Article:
Using Data in Higher Ed

Amin Qazi

Unizin is a very special collaborative effort. Our Consortium exists because of a vision shared by thought leaders at some of the nation’s most respected research universities. We are not a technology concern, but an organization committed to the improvement of teaching and learning. As part of that mission, we collect data on student engagement during the learning process, and we believe that data is the key to unlocking the next iteration of pedagogy and student success.

Imagine that a system of collecting and analyzing data was created by academics for academics. You own your data; you don’t need to purchase reports or subscribe to a service to get that information. It won’t be sold to outside vendors, it is standardized, and you can, with relative ease, access de-identified data from other member institutions within the Consortium for research purposes.


The Indiana University Advantage
There is a time value of data. For example, Indiana has four to five years of Engage data. They have insights into how students interact with their instructional materials across myriad courses, student types, pedagogies and can trace those to the students’ learning outcomes not only in that course but in that program and possibly beyond.

Short of a time machine, there is nothing anyone else can do to catch Indiana in terms of the historical aspect of their Engage data. That is your data poverty. Luckily, Indiana is part of the Unizin consortium, and we are going to have a research tier of data where Indiana’s data will, under the proper conditions, be de-identified and made available for researchers across this consortium. But they are data richer than you, and probably will be for the foreseeable future.

As you know, the world is becoming increasingly data driven. Whether or not the data collected will eventually mean something remains to be seen, but no matter how much you’re doing with data today, it’s not enough.

Unizin Learning Laboratory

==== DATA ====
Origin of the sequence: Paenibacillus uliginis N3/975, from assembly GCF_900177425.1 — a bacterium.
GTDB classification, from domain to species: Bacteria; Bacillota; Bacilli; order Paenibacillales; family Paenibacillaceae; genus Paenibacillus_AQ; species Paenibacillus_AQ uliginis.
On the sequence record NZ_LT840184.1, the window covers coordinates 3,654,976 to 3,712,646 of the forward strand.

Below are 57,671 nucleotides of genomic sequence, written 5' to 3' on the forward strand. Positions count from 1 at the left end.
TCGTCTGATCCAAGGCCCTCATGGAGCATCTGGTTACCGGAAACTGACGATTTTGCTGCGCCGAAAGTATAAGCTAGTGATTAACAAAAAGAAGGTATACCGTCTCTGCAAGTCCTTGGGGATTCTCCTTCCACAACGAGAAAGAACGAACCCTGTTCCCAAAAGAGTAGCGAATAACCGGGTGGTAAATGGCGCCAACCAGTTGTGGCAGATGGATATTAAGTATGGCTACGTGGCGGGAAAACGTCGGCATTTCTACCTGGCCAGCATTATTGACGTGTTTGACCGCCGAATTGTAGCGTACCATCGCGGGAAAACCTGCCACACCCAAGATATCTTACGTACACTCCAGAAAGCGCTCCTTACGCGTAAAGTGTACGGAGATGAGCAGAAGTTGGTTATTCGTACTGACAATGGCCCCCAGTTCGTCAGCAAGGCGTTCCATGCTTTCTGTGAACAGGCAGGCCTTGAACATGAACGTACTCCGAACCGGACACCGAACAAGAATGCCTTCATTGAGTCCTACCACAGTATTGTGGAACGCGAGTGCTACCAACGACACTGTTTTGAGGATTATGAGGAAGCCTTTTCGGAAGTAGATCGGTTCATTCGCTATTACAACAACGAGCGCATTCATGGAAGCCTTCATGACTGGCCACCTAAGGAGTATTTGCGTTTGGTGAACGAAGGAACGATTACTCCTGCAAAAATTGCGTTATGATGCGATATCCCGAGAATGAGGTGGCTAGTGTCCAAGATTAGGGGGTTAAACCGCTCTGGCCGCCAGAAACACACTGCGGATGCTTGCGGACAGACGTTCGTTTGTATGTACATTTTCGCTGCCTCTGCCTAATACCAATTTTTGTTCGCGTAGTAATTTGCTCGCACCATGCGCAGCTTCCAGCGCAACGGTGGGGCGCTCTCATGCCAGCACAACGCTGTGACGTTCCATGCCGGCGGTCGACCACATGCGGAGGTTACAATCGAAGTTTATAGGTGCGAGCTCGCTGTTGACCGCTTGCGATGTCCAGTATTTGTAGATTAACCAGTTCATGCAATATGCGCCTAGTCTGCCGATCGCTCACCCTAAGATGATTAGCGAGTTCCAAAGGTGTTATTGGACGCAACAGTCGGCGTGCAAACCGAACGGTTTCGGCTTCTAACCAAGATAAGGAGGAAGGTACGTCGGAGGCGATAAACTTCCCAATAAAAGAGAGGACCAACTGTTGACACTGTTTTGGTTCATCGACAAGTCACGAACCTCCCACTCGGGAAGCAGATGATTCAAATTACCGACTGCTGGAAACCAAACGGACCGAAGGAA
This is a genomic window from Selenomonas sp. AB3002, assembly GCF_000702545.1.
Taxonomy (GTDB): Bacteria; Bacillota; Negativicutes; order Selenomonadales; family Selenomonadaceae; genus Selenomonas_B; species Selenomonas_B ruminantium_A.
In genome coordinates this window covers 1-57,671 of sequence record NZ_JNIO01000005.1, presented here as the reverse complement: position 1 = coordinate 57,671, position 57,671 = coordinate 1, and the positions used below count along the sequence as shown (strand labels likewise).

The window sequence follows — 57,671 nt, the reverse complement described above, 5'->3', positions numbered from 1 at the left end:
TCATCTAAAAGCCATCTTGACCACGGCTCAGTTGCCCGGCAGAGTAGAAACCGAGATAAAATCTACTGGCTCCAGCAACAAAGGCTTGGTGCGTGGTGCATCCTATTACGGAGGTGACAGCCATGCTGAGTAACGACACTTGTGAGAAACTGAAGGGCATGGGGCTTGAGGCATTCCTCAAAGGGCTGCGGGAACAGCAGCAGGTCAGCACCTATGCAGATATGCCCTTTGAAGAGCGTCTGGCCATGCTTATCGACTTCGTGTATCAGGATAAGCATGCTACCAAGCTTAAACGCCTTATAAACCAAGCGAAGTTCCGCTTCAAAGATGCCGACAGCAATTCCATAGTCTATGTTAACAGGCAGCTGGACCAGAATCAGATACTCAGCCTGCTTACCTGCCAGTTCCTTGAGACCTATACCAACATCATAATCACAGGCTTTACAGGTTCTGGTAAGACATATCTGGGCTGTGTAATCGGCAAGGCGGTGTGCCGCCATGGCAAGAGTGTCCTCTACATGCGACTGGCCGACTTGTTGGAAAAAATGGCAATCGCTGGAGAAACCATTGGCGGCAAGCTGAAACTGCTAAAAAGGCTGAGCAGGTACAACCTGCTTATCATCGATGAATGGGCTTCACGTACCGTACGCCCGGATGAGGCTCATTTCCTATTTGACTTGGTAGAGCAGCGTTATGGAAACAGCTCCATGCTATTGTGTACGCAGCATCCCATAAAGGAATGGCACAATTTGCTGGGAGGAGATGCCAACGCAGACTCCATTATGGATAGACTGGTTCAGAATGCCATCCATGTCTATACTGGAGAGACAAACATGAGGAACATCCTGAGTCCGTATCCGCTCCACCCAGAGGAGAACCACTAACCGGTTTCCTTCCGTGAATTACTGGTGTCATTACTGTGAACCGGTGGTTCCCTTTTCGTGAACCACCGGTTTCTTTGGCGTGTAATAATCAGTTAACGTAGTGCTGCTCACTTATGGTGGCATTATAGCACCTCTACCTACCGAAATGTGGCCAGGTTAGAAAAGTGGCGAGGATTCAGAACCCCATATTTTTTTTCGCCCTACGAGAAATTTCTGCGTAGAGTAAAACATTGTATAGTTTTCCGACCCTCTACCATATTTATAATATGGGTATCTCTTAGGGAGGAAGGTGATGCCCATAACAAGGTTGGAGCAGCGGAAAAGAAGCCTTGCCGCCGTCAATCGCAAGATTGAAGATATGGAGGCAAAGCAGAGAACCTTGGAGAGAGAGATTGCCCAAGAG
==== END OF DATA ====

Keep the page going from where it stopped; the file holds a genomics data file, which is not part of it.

All together, the information we collect will form what we are calling the Unizin Learning Laboratory, which will be separate from the management of our teaching and learning data. Research data doesn’t change frequently and is usually harvested when a major event occurs. This allows us to take the data, cleanse it, normalize it across the consortium, and with proper approvals (IRB or otherwise), provide it to researchers for the benefit of all of academia.

Brad Wheeler, Vice President for IT and Chief Information Officer, writes about data laundry, as “the legitimate process of transforming and repurposing abundant data into timely, insightful, and relevant information for another context,” the effort required is only surpassed by its value.” Doing it once in a university-controlled consortium such as Unizin is safer and more efficient than any alternative available to universities today. And to further assure security, the consortium model allows for a shared governance around various pieces of the analytics and the uses of the data.  

More than telling us which assignments have been completed and alerting faculty when a student begins to struggle – as important as those things are – the data collected by Engage can be leveraged for research at several levels. And while one university’s digital learning patterns are important for supporting student engagement and success, when we begin to consider the data collected across the Consortium, there is exponential impact.

By sharing that data within the consortium, you also have access to data from other member institutions. Considerations like student privacy, IRB review, and terminology are standardized at inception, so accessing and manipulating information for research purposes becomes significantly easier.

In this same vein, a common data model and infrastructure at the institutional level creates a common set of services and a common data model. This means the applications you build locally can easily be shared across the Consortium.

What we will do with all the data we are collecting today is unknown, but we have the mechanisms to capture, organize, and store that data so that when researchers identify the variables necessary for the ground-breaking insights of the future, the data is available to them.

Together, Consortium members will control and operate one of the academy’s largest, richest, and broadest collections of curated data across multiple universities to be the dataset for learning analytics. This Unizin Learning Laboratory will be the platform for risk managed data deliveries for teaching and learning research from a data pool contributed on a term-by-term basis by participating institutions.

And, here again, you’ll see that the power of collaboration is central to this massive shift in thinking and doing, teaching and learning. We will work together to define a new reference architecture. And as our Consortium grows, the insights and opportunities afforded by this wealth of data will inform our understanding of the learning process and improve learning outcomes for all students.

Amin Qazi

Amin Qazi, Chief Executive Officer

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